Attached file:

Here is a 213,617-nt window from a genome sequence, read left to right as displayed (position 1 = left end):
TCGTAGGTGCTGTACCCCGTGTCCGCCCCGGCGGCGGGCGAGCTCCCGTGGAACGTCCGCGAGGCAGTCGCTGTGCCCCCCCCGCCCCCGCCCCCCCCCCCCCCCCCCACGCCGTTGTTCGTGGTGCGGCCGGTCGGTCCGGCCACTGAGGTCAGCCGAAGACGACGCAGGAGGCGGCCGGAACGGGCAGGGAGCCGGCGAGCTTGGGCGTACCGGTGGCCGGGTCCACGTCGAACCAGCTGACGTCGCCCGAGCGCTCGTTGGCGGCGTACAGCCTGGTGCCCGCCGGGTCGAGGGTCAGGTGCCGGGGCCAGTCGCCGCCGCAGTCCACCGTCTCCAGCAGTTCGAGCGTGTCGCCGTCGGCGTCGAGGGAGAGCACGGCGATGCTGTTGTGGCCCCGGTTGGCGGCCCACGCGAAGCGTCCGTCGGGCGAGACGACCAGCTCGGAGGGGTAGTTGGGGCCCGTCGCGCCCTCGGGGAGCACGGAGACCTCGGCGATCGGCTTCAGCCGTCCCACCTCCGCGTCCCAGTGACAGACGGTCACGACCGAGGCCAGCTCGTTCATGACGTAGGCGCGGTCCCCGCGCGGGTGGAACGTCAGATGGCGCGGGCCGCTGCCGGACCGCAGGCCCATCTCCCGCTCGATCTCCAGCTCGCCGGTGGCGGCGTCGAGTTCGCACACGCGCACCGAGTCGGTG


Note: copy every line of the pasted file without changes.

Here is a 213,617-nt window from a genome sequence, read left to right as displayed (position 1 = left end):
TCGTAGGTGCTGTACCCCGTGTCCGCCCCGGCGGCGGGCGAGCTCCCGTGGAACGTCCGCGAGGCAGTCGCTGTGCCCCCCCCGCCCCCGCCCCCCCCCCCCCCCCCCACGCCGTTGTTCGTGGTGCGGCCGGTCGGTCCGGCCACTGAGGTCAGCCGAAGACGACGCAGGAGGCGGCCGGAACGGGCAGGGAGCCGGCGAGCTTGGGCGTACCGGTGGCCGGGTCCACGTCGAACCAGCTGACGTCGCCCGAGCGCTCGTTGGCGGCGTACAGCCTGGTGCCCGCCGGGTCGAGGGTCAGGTGCCGGGGCCAGTCGCCGCCGCAGTCCACCGTCTCCAGCAGTTCGAGCGTGTCGCCGTCGGCGTCGAGGGAGAGCACGGCGATGCTGTTGTGGCCCCGGTTGGCGGCCCACGCGAAGCGTCCGTCGGGCGAGACGACCAGCTCGGAGGGGTAGTTGGGGCCCGTCGCGCCCTCGGGGAGCACGGAGACCTCGGCGATCGGCTTCAGCCGTCCCACCTCCGCGTCCCAGTGACAGACGGTCACGACCGAGGCCAGCTCGTTCATGACGTAGGCGCGGTCCCCGCGCGGGTGGAACGTCAGATGGCGCGGGCCGCTGCCGGACCGCAGGCCCATCTCCCGCTCGATCTCCAGCTCGCCGGTGGCGGCGTCGAGTTCGCACACGCGCACCGAGTCGGTG